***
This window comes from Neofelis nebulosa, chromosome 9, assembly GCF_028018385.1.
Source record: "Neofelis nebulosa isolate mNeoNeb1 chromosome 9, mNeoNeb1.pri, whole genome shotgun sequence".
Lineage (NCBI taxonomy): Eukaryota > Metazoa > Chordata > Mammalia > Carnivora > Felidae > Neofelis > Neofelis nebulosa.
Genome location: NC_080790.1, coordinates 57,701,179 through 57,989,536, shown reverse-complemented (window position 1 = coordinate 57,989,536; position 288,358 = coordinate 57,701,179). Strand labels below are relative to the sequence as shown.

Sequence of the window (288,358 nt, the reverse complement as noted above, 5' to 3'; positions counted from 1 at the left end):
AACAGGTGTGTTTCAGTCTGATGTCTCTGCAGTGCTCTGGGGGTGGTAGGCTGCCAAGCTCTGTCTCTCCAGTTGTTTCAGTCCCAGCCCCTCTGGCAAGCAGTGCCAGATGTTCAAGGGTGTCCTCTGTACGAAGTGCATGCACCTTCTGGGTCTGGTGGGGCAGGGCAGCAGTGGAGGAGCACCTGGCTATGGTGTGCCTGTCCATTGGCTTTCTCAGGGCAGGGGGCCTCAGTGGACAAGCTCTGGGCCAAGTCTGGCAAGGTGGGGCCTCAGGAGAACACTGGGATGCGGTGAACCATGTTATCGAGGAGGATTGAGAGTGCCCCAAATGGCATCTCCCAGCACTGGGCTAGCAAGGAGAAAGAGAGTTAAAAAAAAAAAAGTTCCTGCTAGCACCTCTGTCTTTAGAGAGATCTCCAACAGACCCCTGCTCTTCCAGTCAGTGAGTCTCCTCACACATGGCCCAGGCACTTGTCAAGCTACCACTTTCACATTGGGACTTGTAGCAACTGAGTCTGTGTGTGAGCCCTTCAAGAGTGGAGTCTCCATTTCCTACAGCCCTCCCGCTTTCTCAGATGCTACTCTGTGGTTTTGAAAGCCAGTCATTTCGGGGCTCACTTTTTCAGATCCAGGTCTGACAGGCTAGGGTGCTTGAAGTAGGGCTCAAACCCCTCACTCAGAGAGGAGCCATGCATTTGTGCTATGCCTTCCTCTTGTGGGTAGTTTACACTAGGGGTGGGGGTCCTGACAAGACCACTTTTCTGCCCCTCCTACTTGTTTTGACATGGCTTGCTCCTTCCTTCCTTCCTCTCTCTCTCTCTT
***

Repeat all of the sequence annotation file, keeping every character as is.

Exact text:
This window comes from Neofelis nebulosa, chromosome 9, assembly GCF_028018385.1.
Source record: "Neofelis nebulosa isolate mNeoNeb1 chromosome 9, mNeoNeb1.pri, whole genome shotgun sequence".
Lineage (NCBI taxonomy): Eukaryota > Metazoa > Chordata > Mammalia > Carnivora > Felidae > Neofelis > Neofelis nebulosa.
Genome location: NC_080790.1, coordinates 57,701,179 through 57,989,536, shown reverse-complemented (window position 1 = coordinate 57,989,536; position 288,358 = coordinate 57,701,179). Strand labels below are relative to the sequence as shown.

Sequence of the window (288,358 nt, the reverse complement as noted above, 5' to 3'; positions counted from 1 at the left end):
AACAGGTGTGTTTCAGTCTGATGTCTCTGCAGTGCTCTGGGGGTGGTAGGCTGCCAAGCTCTGTCTCTCCAGTTGTTTCAGTCCCAGCCCCTCTGGCAAGCAGTGCCAGATGTTCAAGGGTGTCCTCTGTACGAAGTGCATGCACCTTCTGGGTCTGGTGGGGCAGGGCAGCAGTGGAGGAGCACCTGGCTATGGTGTGCCTGTCCATTGGCTTTCTCAGGGCAGGGGGCCTCAGTGGACAAGCTCTGGGCCAAGTCTGGCAAGGTGGGGCCTCAGGAGAACACTGGGATGCGGTGAACCATGTTATCGAGGAGGATTGAGAGTGCCCCAAATGGCATCTCCCAGCACTGGGCTAGCAAGGAGAAAGAGAGTTAAAAAAAAAAAAGTTCCTGCTAGCACCTCTGTCTTTAGAGAGATCTCCAACAGACCCCTGCTCTTCCAGTCAGTGAGTCTCCTCACACATGGCCCAGGCACTTGTCAAGCTACCACTTTCACATTGGGACTTGTAGCAACTGAGTCTGTGTGTGAGCCCTTCAAGAGTGGAGTCTCCATTTCCTACAGCCCTCCCGCTTTCTCAGATGCTACTCTGTGGTTTTGAAAGCCAGTCATTTCGGGGCTCACTTTTTCAGATCCAGGTCTGACAGGCTAGGGTGCTTGAAGTAGGGCTCAAACCCCTCACTCAGAGAGGAGCCATGCATTTGTGCTATGCCTTCCTCTTGTGGGTAGTTTACACTAGGGGTGGGGGTCCTGACAAGACCACTTTTCTGCCCCTCCTACTTGTTTTGACATGGCTTGCTCCTTCCTTCCTTCCTCTCTCTCTCTCTT